suicide. At the request of former Special Counsel Robert Fiske, the FBI lab
examined the note and concluded it was authentic.
The methodology used by both the FBI and Park Police to certify the note,
however, has been challenged. Fiske relied on the note to help make his
case that Foster was depressed in the last days of his life, particularly
over apparent improprieties in the White House Travel Office.
The note begins, "I made mistakes from ignorance, inexperience and
overwork", and from there rambles on about legal, personal and office
concerns on a single sheet of 81/2 by 11 legal paper.
Foster's wife, Lisa, told the FBI that she believed her husband had written
the note in the weeks before his death after she had advised him to
document "everything `they' did wrong." She told the FBI that she "did not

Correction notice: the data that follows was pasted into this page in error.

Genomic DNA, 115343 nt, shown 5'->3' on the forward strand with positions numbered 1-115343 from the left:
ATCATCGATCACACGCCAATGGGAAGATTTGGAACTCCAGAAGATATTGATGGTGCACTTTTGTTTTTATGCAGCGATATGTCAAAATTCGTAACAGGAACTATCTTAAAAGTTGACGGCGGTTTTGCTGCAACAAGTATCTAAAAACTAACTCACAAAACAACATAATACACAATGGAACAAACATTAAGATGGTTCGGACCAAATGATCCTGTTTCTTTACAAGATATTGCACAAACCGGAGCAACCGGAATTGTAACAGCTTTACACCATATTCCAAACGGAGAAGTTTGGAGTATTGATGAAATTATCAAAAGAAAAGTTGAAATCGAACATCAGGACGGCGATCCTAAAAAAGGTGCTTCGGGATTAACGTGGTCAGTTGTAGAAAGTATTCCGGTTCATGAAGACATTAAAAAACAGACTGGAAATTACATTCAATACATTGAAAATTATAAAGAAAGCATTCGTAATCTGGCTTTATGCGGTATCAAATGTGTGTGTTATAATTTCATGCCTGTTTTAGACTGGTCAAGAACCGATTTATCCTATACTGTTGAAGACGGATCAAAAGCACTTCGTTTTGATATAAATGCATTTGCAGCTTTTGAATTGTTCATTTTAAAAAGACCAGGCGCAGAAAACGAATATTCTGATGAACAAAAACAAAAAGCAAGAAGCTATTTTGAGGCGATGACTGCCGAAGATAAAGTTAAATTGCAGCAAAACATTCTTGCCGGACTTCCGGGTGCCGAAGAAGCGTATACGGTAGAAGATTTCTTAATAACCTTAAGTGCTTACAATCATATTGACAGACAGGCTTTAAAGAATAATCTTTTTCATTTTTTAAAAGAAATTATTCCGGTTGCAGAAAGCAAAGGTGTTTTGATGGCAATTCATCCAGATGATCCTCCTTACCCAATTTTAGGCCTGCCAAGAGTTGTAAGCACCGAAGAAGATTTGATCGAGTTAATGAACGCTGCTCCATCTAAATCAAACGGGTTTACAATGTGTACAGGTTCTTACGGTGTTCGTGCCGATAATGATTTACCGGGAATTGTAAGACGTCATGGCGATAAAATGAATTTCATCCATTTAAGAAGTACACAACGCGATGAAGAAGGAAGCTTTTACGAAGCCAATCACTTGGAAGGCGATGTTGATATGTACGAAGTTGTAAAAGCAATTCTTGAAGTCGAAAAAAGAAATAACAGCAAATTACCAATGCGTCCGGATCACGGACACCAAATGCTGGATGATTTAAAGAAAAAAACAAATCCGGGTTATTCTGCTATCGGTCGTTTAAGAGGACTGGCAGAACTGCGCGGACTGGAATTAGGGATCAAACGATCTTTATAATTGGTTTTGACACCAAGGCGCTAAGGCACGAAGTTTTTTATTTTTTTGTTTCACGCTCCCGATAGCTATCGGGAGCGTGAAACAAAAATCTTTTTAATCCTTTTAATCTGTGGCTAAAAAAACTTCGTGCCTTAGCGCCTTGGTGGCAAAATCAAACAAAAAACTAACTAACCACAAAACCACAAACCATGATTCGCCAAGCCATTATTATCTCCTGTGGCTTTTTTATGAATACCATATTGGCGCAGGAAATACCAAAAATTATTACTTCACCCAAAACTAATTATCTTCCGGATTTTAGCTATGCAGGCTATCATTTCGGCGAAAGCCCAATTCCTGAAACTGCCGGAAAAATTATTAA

view or read the note" until it was pieced together and shown to her.
The three forensic reports obtained by the Tribune-Review indicate that the
experts came to independent conclusions that Foster did not write the note.
Reginald E. Alton indicated that, based on his comparison of a photocopy of
the note with a dozen photocopied documents known to have been written by
Foster, the torn note "is a forgery."
Alton has for 30 years lectured on handwriting, manuscript authentication,
and forgery detection at England's Oxford University. In recent years he
led a panel of experts that ruled on the challenged diaries of noted
English author C.S. Lewis. Alton's opinion has been sought by British
police agencies and, according to his biography, he has testified in
British courts as an expert witness relating to questioned documents.
Alton is currently Dean of Degrees at Oxford's St. Edmund Hall, its oldest
undergraduate institution. In his report Alton noted eight major
discrepancies between the torn note and Foster's known handwriting. He
described Foster's natural writing as "firm, open, rounded, with a